Where kids study in Europe, and what they should do now
If your child is one of thousands of students studying abroad in Europe or planning to this year, first read the new State Department alert issued today (see below) about the potential for terrorist attacks in Europe. And then, don’t panic.
The latest available figures show that in 2007-08, some 262,000 Americans (65 percent of them female, 36 percent of them juniors, 21.5) traveled abroad to study and 148,000 went to Europe. The leading countries:
United Kingdom -- 33,333
Italy -- 30,670
Spain -- 25,212
France -- 17,336
Germany -- 8,253
Ireland -- 6,881
Greece -- 3,847
Czech Republic -- 3,417
Austria -- 3,356
Netherlands -- 2,038
Russia -- 1,942
The top three fields of study: social sciences, 21.5 percent; business and management, 20.2 percent; humanities, 13.3 percent.
There is no guarantee that students studying abroad will be safe -- and the same can be said for studying in the United States -- but there are steps people can take to reduce their risks. Millions of students have, and will continue, to study abroad safely.
Studentsabroad.com, a Web site of The Center for Global Education, has this free handbook online which provides a wide range of information for students, families and school administrators on how to stay safe while abroad. The Web site has other valuable advice as well.
Here’s what the State Department advises your child to do if he/she is studying abroad:
Check for travel warnings and travel alerts. Travel Warnings recommend U.S. citizens defer travel to a country because of dangerous conditions. Travel Alerts provide fast-breaking information about relatively short-term conditions that may pose risks to the security of travelers.
Register with the nearest U.S. embassy or consulate. Register with the nearest U.S. embassy or consulate through the State Department’s travel registration Web site . Registration will make your presence and whereabouts known in case it is necessary to contact you in an emergency. In accordance with the Privacy Act, information on your welfare and whereabouts may not be released without your express authorization. Remember to leave a detailed itinerary and the numbers or copies of your passport or other citizenship documents with a friend or relative in the United States. (U.S. embassy and consulate locations can be found in the country’’s Country Specific Information.) If your family needs to reach you because of an emergency, they can pass a message to you through the Office of Overseas Citizens Services at 202-647-5225. This office will contact the embassy or consulate in the country where you are traveling and pass a message from your family to you. Remember consular officers cannot cash checks, lend money or serve as your attorney. They can, however, if the need arises, assist you in obtaining emergency funds from your family, help you find an attorney, help you find medical assistance, and replace your lost or stolen passport.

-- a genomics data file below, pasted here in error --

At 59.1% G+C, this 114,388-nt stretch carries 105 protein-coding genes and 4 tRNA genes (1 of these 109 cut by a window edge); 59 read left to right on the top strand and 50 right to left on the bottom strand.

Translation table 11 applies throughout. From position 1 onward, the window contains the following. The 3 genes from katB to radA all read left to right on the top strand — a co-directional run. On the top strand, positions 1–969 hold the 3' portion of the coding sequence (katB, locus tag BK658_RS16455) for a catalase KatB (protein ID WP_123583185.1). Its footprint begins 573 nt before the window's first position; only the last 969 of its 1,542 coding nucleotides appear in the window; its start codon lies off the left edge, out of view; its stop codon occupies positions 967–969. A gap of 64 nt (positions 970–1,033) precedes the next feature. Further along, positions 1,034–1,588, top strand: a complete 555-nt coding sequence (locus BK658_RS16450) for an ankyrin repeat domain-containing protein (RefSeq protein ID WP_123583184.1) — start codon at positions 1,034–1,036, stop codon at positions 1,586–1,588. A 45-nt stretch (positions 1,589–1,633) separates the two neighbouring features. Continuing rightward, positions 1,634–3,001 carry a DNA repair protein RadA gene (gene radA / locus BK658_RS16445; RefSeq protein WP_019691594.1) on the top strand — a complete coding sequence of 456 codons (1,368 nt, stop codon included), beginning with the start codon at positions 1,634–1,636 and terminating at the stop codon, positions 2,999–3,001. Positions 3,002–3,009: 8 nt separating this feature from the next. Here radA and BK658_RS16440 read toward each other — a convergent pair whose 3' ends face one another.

Find out what information your school offers. Find out whether your school offers additional information for students who are planning to study, travel, or work abroad. Many student advisors can provide you with information about studying or working abroad. They may also be able to provide you with information on any travel benefits for students (e.g. how to save money on transportation and accommodations, and other resources.)
Before committing yourself or your finances, find out about the organization and what it offers. The majority of private programs for vacation, study or work abroad are reputable and financially sound. However, some charge exorbitant fees, use deliberately false "educational" claims, and provide working conditions far different from those advertised. Even programs of legitimate organizations can be poorly administered.
Association of International Educators
U.S. Network for Education Information
Here’s the State Department alert:
- State Department notice issued today about the potential for terrorists attacks in Europe. The alert expires Jan. 11:
The State Department alerts U.S. citizens to the potential for terrorist attacks in Europe. Current information suggests that al-Qaida and affiliated organizations continue to plan terrorist attacks. European governments have taken action to guard against a terrorist attack and some have spoken publicly about the heightened threat conditions.
Terrorists may elect to use a variety of means and weapons and target both official and private interests. U.S. citizens are reminded of the potential for terrorists to attack public transportation systems and other tourist infrastructure. Terrorists have targeted and attacked subway and rail systems, as well as aviation and maritime services.
U.S. citizens should take every precaution to be aware of their surroundings and to adopt appropriate safety measures to protect themselves when traveling.
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| October 3, 2010; 9:56 AM ET
Categories: College Life | Tags: al-Qaida, bin laden, europe, students in europe, study abroad, study europe, terrorism, terrorism alert, terrorist attacks, travel alert, travel destinations, travel safety, travel tips, travel to europe
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